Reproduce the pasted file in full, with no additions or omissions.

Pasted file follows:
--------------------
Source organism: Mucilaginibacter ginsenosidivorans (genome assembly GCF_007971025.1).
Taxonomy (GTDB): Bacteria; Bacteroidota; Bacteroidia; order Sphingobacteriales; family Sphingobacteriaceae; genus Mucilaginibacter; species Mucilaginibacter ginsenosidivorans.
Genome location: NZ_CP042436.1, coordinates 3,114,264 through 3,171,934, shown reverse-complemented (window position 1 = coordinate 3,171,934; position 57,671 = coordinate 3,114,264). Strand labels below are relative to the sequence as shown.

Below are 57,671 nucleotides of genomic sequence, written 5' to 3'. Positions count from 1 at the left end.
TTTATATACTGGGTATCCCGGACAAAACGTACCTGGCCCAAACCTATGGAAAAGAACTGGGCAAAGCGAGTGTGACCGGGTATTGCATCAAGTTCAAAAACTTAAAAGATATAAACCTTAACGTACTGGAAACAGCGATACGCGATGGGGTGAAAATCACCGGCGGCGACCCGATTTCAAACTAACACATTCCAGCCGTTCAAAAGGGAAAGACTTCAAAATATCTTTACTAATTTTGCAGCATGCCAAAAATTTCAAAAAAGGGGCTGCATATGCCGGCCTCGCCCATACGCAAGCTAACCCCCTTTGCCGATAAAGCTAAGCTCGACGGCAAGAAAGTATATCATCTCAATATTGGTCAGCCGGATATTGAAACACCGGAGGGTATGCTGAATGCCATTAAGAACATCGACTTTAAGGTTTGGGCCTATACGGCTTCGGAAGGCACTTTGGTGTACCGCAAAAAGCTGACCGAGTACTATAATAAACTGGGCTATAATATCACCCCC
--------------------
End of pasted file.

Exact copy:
Source organism: Mucilaginibacter ginsenosidivorans (genome assembly GCF_007971025.1).
Taxonomy (GTDB): Bacteria; Bacteroidota; Bacteroidia; order Sphingobacteriales; family Sphingobacteriaceae; genus Mucilaginibacter; species Mucilaginibacter ginsenosidivorans.
Genome location: NZ_CP042436.1, coordinates 3,114,264 through 3,171,934, shown reverse-complemented (window position 1 = coordinate 3,171,934; position 57,671 = coordinate 3,114,264). Strand labels below are relative to the sequence as shown.

Below are 57,671 nucleotides of genomic sequence, written 5' to 3'. Positions count from 1 at the left end.
TTTATATACTGGGTATCCCGGACAAAACGTACCTGGCCCAAACCTATGGAAAAGAACTGGGCAAAGCGAGTGTGACCGGGTATTGCATCAAGTTCAAAAACTTAAAAGATATAAACCTTAACGTACTGGAAACAGCGATACGCGATGGGGTGAAAATCACCGGCGGCGACCCGATTTCAAACTAACACATTCCAGCCGTTCAAAAGGGAAAGACTTCAAAATATCTTTACTAATTTTGCAGCATGCCAAAAATTTCAAAAAAGGGGCTGCATATGCCGGCCTCGCCCATACGCAAGCTAACCCCCTTTGCCGATAAAGCTAAGCTCGACGGCAAGAAAGTATATCATCTCAATATTGGTCAGCCGGATATTGAAACACCGGAGGGTATGCTGAATGCCATTAAGAACATCGACTTTAAGGTTTGGGCCTATACGGCTTCGGAAGGCACTTTGGTGTACCGCAAAAAGCTGACCGAGTACTATAATAAACTGGGCTATAATATCACCCCC